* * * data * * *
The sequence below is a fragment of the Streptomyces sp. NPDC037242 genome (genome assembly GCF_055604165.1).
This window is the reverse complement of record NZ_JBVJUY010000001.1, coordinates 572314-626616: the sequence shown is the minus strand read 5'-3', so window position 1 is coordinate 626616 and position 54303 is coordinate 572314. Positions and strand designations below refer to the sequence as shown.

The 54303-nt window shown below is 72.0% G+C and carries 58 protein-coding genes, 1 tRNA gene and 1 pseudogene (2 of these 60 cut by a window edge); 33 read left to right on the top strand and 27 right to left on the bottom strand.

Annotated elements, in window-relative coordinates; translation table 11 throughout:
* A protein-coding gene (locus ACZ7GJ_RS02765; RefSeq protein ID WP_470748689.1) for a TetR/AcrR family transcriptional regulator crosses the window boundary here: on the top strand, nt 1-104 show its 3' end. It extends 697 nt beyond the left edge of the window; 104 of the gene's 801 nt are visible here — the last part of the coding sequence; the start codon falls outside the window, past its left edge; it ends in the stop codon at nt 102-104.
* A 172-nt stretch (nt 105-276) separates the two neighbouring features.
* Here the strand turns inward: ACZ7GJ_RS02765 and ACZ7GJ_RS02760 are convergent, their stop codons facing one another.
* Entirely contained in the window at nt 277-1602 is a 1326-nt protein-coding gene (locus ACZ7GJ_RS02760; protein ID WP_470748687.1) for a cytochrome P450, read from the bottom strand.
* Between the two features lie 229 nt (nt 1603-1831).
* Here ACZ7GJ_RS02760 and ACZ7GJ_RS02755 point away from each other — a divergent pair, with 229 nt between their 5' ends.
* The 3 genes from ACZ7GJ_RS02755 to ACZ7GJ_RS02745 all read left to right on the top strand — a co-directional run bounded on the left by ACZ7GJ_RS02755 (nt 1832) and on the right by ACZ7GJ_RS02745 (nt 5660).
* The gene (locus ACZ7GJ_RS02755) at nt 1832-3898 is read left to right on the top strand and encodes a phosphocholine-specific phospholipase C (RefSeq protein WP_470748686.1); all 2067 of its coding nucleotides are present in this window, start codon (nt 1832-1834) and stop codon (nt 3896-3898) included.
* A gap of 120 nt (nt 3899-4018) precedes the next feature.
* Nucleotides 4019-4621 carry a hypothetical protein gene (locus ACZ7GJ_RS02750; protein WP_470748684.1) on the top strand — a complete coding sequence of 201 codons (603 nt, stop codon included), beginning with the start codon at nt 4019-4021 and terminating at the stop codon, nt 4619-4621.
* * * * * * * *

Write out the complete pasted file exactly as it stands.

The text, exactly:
The sequence below is a fragment of the Streptomyces sp. NPDC037242 genome (genome assembly GCF_055604165.1).
This window is the reverse complement of record NZ_JBVJUY010000001.1, coordinates 572314-626616: the sequence shown is the minus strand read 5'-3', so window position 1 is coordinate 626616 and position 54303 is coordinate 572314. Positions and strand designations below refer to the sequence as shown.

The 54303-nt window shown below is 72.0% G+C and carries 58 protein-coding genes, 1 tRNA gene and 1 pseudogene (2 of these 60 cut by a window edge); 33 read left to right on the top strand and 27 right to left on the bottom strand.

Annotated elements, in window-relative coordinates; translation table 11 throughout:
* A protein-coding gene (locus ACZ7GJ_RS02765; RefSeq protein ID WP_470748689.1) for a TetR/AcrR family transcriptional regulator crosses the window boundary here: on the top strand, nt 1-104 show its 3' end. It extends 697 nt beyond the left edge of the window; 104 of the gene's 801 nt are visible here — the last part of the coding sequence; the start codon falls outside the window, past its left edge; it ends in the stop codon at nt 102-104.
* A 172-nt stretch (nt 105-276) separates the two neighbouring features.
* Here the strand turns inward: ACZ7GJ_RS02765 and ACZ7GJ_RS02760 are convergent, their stop codons facing one another.
* Entirely contained in the window at nt 277-1602 is a 1326-nt protein-coding gene (locus ACZ7GJ_RS02760; protein ID WP_470748687.1) for a cytochrome P450, read from the bottom strand.
* Between the two features lie 229 nt (nt 1603-1831).
* Here ACZ7GJ_RS02760 and ACZ7GJ_RS02755 point away from each other — a divergent pair, with 229 nt between their 5' ends.
* The 3 genes from ACZ7GJ_RS02755 to ACZ7GJ_RS02745 all read left to right on the top strand — a co-directional run bounded on the left by ACZ7GJ_RS02755 (nt 1832) and on the right by ACZ7GJ_RS02745 (nt 5660).
* The gene (locus ACZ7GJ_RS02755) at nt 1832-3898 is read left to right on the top strand and encodes a phosphocholine-specific phospholipase C (RefSeq protein WP_470748686.1); all 2067 of its coding nucleotides are present in this window, start codon (nt 1832-1834) and stop codon (nt 3896-3898) included.
* A gap of 120 nt (nt 3899-4018) precedes the next feature.
* Nucleotides 4019-4621 carry a hypothetical protein gene (locus ACZ7GJ_RS02750; protein WP_470748684.1) on the top strand — a complete coding sequence of 201 codons (603 nt, stop codon included), beginning with the start codon at nt 4019-4021 and terminating at the stop codon, nt 4619-4621.